The deepest living fish ever spotted in the southern hemisphere have been caught on camera.
The bizarre-looking pink creatures were photographed at a depth of 7,560m (24,800ft), swimming in the Kermadec Trench off the coast of New Zealand.
An international team has been studying this area using a submersible, built to withstand immense pressures.
Last year, the same team recorded another fish at 7,700m (25,300ft) - the deepest ever filmed.
These were found in the Japan Trench, which is in the Pacific, north of the equator.
Both expeditions form part of the Hadeep project, which aims to expand our knowledge of life in the oceanic trenches, the deepest parts of the ocean floor.
Quite a catch
The deep-sea fish seen near New Zealand look remarkably similar to last year's find: they are pale pink in colour, with bulbous bodies and long tails. But they are in fact a different species.
The Kermadec Trench fish are a species known as Notoliparis kermadecensis, while the Japan Trench creatures are Pseudoliparis amblystomopsis.
Professor Monty Priede, director of the University of Aberdeen's Oceanlab, which leads the Hadeep project, said: "The intriguing thing is that each of the trenches seems to have been colonised by these fish, despite being in different hemispheres.
"Presumably [they evolved] from some shallower, similar ancestor."
He added: "These species are never found outside the trenches - they are very isolated. You can think of the trenches a bit like islands."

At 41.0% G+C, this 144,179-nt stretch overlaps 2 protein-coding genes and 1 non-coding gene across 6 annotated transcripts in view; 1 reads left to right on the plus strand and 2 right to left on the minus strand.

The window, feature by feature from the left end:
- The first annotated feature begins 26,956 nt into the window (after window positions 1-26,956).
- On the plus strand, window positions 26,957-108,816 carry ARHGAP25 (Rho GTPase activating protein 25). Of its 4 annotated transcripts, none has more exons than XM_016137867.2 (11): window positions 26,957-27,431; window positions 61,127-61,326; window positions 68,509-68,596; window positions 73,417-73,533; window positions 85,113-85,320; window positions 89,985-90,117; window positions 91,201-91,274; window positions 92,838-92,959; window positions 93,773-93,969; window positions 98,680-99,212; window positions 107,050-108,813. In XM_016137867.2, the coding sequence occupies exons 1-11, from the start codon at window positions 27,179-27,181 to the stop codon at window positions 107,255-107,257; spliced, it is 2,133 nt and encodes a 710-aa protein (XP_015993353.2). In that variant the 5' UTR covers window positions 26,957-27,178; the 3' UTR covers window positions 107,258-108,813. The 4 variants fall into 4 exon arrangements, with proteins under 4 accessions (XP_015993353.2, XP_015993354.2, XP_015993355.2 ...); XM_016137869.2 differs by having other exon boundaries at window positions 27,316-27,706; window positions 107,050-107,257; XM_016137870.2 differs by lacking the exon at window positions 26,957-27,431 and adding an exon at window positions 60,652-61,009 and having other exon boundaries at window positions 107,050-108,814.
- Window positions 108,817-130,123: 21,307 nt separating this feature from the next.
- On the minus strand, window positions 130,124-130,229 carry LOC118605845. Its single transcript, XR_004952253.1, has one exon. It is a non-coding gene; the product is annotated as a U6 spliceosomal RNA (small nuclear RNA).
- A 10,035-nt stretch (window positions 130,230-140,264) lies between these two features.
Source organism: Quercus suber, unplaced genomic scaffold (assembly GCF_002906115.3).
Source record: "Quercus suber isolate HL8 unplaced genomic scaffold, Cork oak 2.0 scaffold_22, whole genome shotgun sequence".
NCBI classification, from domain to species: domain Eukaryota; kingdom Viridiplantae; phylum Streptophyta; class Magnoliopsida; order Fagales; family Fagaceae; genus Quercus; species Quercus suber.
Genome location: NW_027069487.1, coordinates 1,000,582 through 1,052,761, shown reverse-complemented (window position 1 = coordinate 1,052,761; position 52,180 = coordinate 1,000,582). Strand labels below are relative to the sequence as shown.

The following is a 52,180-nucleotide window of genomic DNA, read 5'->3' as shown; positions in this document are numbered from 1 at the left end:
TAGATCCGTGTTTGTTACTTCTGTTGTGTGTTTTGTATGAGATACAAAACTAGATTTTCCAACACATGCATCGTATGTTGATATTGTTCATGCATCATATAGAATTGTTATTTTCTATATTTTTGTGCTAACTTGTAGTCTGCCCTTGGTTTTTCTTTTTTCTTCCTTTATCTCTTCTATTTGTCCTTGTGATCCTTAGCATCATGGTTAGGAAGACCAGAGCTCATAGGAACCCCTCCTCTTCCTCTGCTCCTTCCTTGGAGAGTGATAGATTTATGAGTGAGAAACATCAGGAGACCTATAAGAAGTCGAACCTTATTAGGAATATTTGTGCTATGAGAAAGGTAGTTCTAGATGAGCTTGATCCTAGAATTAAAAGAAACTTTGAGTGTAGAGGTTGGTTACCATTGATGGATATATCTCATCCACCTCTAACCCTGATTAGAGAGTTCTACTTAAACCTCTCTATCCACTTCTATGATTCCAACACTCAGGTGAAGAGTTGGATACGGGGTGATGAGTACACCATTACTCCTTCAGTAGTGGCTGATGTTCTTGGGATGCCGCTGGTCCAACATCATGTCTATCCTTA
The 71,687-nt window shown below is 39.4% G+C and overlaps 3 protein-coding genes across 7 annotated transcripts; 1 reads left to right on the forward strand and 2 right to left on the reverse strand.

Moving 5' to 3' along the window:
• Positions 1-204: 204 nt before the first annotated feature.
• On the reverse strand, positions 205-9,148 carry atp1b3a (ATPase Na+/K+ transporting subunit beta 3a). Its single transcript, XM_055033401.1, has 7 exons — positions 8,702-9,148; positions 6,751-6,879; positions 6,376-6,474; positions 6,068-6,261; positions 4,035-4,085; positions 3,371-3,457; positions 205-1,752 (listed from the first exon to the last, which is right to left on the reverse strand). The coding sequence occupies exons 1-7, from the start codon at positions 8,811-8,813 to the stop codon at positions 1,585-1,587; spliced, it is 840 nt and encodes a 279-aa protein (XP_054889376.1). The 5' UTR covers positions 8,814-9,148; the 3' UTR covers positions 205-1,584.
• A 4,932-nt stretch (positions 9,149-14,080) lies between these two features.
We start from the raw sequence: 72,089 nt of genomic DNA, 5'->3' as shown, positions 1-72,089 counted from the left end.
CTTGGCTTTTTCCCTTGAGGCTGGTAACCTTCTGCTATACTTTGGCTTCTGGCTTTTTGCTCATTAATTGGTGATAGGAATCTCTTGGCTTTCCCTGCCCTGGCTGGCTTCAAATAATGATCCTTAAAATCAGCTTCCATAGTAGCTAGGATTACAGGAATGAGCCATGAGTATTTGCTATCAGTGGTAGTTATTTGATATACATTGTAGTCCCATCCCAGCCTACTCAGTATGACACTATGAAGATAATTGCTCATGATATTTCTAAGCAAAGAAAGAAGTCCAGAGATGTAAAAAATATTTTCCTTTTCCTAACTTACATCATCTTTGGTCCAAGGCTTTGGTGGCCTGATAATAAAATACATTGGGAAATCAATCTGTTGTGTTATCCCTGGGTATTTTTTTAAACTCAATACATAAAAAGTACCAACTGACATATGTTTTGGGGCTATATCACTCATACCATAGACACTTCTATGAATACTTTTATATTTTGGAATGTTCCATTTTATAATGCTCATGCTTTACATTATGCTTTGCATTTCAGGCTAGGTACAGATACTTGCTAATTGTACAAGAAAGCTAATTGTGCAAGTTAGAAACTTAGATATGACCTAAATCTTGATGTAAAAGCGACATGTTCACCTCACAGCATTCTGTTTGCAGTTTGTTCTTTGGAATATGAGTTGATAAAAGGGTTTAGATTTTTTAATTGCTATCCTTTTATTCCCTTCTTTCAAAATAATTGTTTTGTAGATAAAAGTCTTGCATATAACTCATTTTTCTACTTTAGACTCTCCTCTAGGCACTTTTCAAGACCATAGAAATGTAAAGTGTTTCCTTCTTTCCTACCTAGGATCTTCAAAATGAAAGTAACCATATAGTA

The fish were photographed using a camera-laden, deep-sea submersible, which was connected to a ship and controlled from its surface.
The probe was loaded with rotting fish, designed to lure deep-sea creatures, allowing them to be caught on camera and studied.
But, unlike in 2008, this year the team was unable to capture footage of the fish. The primary submersible carrying the video camera equipment was lost during an earlier descent.
Alan Jamieson from Oceanlab, who is leading this project, said he was devastated at the loss of the £150,000 piece of equipment.
He told the Natural Environment Research Council's (Nerc) Planet Earth website that it was "the sum of nearly six years worth of planning and designing, and two-and-half years of operations" and that is was "now officially lost at sea".
The subject of which fish are the deepest is a contentious one.
In 1960, Jacques Piccard and Don Walsh descended to 10,910m (35,790ft) in the Marianas Trench, which is the deepest place in the oceans.
In his book Seven Miles Down, Piccard wrote that he spotted a type of flatfish just before hitting the sea-bed, which would make this the deepest living fish ever seen.
But the official record for the deepest fish is held by Abyssobrotula galatheae, which was dredged from the bottom of the Puerto Rico Trench at a depth of more than 8,370m (27,460ft) in 1970.
However, it was dead by the time it reached the surface.
The Oceanlab team's Japan Trench find holds the record for the deepest living fish.
Professor Priede said he expected that some fish would eventually be spotted at even greater depths.
The Hadeep project is funded by the Nippon Foundation and Nerc.
This research cruise involved Oceanlab, the University of Tokyo's Oceans Research Institute and New Zealand's National Institute of Water and Atmospheric Research (Niwa).